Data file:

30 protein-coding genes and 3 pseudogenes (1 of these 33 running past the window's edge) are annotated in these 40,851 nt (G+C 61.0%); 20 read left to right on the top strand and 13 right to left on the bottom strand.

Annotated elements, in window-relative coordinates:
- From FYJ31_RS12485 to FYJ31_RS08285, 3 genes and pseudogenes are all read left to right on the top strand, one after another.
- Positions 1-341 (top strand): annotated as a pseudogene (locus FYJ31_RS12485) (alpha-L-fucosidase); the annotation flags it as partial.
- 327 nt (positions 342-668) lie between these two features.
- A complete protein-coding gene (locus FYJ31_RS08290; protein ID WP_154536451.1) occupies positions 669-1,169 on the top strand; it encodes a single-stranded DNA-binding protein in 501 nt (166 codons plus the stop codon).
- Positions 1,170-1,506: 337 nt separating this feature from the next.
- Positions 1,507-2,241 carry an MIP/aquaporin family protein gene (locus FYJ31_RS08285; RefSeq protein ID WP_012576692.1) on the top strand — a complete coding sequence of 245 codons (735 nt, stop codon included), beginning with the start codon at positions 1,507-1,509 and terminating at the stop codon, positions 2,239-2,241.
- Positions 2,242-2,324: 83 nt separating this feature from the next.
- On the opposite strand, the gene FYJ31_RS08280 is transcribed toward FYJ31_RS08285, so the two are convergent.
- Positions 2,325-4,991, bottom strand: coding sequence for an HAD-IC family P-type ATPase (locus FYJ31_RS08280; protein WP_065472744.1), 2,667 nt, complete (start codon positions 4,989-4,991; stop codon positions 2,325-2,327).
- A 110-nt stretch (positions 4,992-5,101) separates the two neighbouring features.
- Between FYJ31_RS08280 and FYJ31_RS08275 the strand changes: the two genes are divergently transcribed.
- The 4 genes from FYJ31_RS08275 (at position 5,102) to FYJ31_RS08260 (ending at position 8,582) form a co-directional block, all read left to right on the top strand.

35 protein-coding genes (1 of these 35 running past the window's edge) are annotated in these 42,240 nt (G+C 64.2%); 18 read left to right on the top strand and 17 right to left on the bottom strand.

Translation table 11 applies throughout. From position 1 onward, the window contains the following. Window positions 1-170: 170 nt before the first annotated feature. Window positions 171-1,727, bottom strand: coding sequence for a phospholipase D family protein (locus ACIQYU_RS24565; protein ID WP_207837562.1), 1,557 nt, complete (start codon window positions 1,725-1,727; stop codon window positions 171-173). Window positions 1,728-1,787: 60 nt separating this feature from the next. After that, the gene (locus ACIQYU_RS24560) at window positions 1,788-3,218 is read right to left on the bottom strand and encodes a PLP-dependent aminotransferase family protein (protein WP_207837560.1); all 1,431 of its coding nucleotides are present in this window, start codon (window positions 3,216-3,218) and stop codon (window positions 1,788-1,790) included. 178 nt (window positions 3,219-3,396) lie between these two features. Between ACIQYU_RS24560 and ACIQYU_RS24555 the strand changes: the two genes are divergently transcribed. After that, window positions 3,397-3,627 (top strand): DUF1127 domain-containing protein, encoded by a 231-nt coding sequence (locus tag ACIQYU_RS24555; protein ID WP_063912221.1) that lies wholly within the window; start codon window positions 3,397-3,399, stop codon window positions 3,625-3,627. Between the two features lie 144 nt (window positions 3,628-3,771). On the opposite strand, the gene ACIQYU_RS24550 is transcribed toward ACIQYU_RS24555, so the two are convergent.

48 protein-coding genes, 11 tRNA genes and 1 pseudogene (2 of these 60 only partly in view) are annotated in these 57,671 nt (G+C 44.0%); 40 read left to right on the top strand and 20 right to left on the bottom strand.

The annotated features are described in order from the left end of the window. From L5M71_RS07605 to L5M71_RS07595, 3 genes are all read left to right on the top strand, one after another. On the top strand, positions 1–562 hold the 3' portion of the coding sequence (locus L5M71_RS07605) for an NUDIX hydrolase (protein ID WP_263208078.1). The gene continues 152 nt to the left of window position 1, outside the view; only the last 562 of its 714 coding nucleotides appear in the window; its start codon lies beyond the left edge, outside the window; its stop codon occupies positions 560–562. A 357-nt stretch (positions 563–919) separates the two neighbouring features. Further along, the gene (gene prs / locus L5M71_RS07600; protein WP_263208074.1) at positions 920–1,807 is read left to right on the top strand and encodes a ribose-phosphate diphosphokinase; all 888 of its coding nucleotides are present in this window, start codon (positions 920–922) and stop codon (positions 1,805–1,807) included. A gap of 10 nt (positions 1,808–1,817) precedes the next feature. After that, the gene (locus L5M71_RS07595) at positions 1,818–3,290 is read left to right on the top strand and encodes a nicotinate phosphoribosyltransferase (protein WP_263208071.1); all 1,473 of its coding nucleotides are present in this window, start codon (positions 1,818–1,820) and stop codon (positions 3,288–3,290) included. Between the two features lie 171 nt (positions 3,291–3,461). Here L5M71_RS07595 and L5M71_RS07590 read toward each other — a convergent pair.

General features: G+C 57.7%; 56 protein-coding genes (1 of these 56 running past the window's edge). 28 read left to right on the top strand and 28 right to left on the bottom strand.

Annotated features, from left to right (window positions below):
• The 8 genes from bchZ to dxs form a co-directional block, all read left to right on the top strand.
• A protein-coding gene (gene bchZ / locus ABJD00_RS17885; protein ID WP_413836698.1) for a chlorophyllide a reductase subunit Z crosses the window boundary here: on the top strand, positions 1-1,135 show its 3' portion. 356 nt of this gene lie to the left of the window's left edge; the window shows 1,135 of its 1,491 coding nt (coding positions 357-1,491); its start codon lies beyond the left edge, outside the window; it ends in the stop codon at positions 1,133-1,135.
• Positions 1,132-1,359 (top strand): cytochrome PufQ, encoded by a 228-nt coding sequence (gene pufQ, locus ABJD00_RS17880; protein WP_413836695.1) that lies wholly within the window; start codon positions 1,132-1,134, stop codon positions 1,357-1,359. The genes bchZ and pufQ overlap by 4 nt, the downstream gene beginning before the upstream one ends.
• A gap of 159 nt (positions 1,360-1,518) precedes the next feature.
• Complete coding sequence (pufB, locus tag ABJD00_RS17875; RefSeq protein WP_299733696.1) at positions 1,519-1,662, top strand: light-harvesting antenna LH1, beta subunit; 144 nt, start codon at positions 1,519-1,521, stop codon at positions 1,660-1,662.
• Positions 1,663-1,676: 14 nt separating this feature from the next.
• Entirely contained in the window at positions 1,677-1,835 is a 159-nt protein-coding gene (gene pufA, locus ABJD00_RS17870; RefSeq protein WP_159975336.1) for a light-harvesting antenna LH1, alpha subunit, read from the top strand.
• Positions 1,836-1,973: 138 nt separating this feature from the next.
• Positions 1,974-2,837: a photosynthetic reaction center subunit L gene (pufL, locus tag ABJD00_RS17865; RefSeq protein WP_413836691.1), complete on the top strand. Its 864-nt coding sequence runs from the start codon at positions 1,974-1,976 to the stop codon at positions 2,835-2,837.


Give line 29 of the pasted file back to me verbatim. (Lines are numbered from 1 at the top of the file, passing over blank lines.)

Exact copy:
• Positions 1,974-2,837: a photosynthetic reaction center subunit L gene (pufL, locus tag ABJD00_RS17865; RefSeq protein WP_413836691.1), complete on the top strand. Its 864-nt coding sequence runs from the start codon at positions 1,974-1,976 to the stop codon at positions 2,835-2,837.